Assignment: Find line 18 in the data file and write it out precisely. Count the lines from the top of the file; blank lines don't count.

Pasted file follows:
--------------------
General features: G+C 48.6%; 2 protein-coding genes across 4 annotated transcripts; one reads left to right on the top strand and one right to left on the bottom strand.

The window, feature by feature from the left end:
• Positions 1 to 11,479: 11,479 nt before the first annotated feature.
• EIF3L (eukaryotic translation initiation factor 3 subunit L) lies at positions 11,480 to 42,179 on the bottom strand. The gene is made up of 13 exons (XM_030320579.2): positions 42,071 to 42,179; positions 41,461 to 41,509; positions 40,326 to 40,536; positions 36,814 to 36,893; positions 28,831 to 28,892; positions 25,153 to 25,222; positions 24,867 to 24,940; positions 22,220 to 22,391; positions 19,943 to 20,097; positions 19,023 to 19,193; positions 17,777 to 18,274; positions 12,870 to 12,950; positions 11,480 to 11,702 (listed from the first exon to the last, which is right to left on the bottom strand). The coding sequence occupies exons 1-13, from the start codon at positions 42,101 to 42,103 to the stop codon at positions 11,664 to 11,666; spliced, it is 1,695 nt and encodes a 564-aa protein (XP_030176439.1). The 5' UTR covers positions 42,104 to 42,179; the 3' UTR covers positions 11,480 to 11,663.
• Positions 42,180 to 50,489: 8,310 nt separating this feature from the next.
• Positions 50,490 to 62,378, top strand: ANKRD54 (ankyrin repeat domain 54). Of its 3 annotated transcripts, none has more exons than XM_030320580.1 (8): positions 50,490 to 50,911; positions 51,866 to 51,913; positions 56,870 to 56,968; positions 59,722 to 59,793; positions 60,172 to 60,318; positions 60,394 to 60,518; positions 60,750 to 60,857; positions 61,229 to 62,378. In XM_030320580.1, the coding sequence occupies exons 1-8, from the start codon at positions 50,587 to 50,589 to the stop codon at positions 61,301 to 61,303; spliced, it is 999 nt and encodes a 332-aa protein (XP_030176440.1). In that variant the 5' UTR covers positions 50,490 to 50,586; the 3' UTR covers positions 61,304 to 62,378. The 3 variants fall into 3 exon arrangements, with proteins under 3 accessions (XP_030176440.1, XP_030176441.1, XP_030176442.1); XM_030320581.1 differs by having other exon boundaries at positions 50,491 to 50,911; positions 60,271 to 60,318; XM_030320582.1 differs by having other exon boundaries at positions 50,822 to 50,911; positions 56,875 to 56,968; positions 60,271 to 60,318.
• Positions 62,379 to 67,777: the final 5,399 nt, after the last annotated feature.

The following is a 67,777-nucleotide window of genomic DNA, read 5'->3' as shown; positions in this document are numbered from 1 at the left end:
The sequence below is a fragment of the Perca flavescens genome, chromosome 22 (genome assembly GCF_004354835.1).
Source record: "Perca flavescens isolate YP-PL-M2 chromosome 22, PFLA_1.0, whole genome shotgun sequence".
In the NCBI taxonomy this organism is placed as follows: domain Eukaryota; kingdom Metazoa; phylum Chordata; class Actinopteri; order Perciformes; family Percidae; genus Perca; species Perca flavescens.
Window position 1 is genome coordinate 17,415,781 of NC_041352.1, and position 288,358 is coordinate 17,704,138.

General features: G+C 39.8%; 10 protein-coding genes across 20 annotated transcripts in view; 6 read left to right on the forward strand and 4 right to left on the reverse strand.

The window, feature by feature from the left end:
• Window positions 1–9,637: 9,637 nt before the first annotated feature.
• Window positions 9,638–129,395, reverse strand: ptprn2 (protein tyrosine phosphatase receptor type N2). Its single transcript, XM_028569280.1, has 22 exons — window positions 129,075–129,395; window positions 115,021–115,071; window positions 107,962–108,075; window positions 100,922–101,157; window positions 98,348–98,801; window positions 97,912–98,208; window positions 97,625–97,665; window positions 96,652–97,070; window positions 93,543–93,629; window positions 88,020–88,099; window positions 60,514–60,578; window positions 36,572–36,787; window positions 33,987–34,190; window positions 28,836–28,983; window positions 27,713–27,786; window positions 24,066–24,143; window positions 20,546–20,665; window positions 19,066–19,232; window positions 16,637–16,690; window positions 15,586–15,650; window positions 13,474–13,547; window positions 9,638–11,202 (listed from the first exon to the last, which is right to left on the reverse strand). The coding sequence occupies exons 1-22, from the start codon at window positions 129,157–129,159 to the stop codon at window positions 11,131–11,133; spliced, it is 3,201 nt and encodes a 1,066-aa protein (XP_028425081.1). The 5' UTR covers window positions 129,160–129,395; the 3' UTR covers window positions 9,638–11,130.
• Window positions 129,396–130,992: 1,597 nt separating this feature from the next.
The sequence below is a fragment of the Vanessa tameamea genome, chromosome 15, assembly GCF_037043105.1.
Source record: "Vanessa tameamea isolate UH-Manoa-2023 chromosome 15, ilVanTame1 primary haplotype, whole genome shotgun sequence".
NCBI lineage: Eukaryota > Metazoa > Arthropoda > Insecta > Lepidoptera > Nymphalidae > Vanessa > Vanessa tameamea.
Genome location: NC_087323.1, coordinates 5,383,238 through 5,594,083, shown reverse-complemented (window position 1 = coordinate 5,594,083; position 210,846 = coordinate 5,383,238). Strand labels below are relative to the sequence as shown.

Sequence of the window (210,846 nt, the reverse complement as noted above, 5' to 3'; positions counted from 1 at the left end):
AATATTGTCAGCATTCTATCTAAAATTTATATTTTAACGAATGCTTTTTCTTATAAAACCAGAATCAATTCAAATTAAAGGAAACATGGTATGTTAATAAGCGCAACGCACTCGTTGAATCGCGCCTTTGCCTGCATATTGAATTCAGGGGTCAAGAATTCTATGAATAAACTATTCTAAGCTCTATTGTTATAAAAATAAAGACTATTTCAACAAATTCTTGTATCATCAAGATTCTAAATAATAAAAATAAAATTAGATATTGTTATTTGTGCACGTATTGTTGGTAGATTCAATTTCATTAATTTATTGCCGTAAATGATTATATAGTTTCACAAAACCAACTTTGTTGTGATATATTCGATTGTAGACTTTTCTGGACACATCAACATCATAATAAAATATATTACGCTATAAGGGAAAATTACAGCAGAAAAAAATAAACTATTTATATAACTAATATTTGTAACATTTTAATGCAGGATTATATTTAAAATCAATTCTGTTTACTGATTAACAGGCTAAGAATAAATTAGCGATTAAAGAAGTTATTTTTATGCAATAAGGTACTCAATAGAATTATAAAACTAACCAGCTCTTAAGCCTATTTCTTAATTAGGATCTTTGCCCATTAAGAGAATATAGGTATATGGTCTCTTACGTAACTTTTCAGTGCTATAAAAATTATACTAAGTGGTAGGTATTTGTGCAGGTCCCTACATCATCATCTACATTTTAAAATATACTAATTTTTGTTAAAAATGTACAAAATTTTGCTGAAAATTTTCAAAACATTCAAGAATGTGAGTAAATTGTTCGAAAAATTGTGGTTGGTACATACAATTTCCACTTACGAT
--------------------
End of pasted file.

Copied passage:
The sequence below is a fragment of the Vanessa tameamea genome, chromosome 15, assembly GCF_037043105.1.